“Well, I think that what I'm trying to do … show that I can pull together the coalition that is the Democratic Party, that in fact we don't have to go with one of the extremes. We don't have to go with the Democratic Socialist who wants to take over big parts of the economy. We don't have to go with the former Republican mayor of New York City, that we can go with a progressive Democrat who speaks to the issues that count with Democratic voters. And so I'm trying to show in South Carolina that I am that person, that I am someone who can speak across the coalition — racial, ethnic and philosophical — that make up the Democratic Party.”

On whether he is a “middle-of-the-road” candidate

“... I think if you look at climate, I have the most aggressive program in climate. I declare a state of emergency on day one. No one else is saying that. In terms of race, I'm the person who talks explicitly about race, who is for reparations for slavery, who believes that unless you deal with the subtext of race in virtually every policy area in the United States, then you're not really dealing with that policy area honestly ...

“And so when you talk about race, I'm the most aggressive person. I'm the most progressive person … And we have to stand up for working Americans. This is a broken government where people are getting the short end of the stick and have for 40 years.”

On whether he’d be willing to drop out of the race if he performs poorly in more primaries

“First of all, I'm trying to show that I am a top contender … I'm trying to show that, in fact, I can pull together this coalition in a way that other people can't. That's what I'm doing here in South Carolina is talking to people directly. I've spent more time here than anybody else … I've heard the stories about toxic water. I've heard the stories about really, really low wages. I'd never heard the expression before of a health desert where there's no health care, you'd die on the way to the hospital. But I certainly have heard it here in South Carolina. And so I'm trying to show that, in fact, I am the person who can pull it together.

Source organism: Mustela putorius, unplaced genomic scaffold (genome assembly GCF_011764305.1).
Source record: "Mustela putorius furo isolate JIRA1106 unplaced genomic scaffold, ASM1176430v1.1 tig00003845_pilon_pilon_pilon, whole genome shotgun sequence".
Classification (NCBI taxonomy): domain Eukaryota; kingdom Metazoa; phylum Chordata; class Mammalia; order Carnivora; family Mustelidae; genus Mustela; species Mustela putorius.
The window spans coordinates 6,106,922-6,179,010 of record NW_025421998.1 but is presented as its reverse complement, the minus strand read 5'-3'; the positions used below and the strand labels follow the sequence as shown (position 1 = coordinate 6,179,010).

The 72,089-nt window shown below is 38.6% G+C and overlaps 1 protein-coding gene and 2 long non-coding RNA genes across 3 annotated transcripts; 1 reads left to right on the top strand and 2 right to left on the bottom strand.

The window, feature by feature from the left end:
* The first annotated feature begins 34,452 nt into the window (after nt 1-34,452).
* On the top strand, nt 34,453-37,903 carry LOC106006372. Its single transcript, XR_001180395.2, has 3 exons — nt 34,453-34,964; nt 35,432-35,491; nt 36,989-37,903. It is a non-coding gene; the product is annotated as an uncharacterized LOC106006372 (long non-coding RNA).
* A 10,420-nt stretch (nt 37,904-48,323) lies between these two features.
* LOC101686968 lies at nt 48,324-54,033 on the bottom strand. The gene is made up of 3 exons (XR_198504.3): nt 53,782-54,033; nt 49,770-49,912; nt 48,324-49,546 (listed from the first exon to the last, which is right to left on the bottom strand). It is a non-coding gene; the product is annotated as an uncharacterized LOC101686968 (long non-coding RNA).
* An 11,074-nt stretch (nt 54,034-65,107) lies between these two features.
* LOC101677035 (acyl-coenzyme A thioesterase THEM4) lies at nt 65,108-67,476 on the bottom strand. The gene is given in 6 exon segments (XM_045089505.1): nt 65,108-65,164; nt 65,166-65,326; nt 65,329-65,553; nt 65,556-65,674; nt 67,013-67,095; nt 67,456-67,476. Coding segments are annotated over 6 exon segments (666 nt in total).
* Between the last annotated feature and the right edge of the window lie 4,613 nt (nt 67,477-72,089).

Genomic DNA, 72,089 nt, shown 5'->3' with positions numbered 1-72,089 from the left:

“But the other thing which people may or may not know is this: I started one of the biggest grassroots organizations in the United States, NextGen America. NextGen did the largest youth voter mobilization in history in 2018. So when people talk about pulling the Democratic Party together, about turnout, about actually winning elections by appealing to the tens of millions of Americans who don't vote because they think the system is broken and both systems lied. Actually, I've been spending a decade working on that. And from the grassroots, registering millions of voters, engaging millions of voters, and more than doubling the turnout of young people in the districts where we work.”

Cristina Kim produced and edited this interview for broadcast with Todd MundtLynsey Jeffery and James Perkins Mastromarino adapted it for the web.

This segment aired on February 27, 2020.


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Tonya Mosley was the LA-based co-host of Here & Now.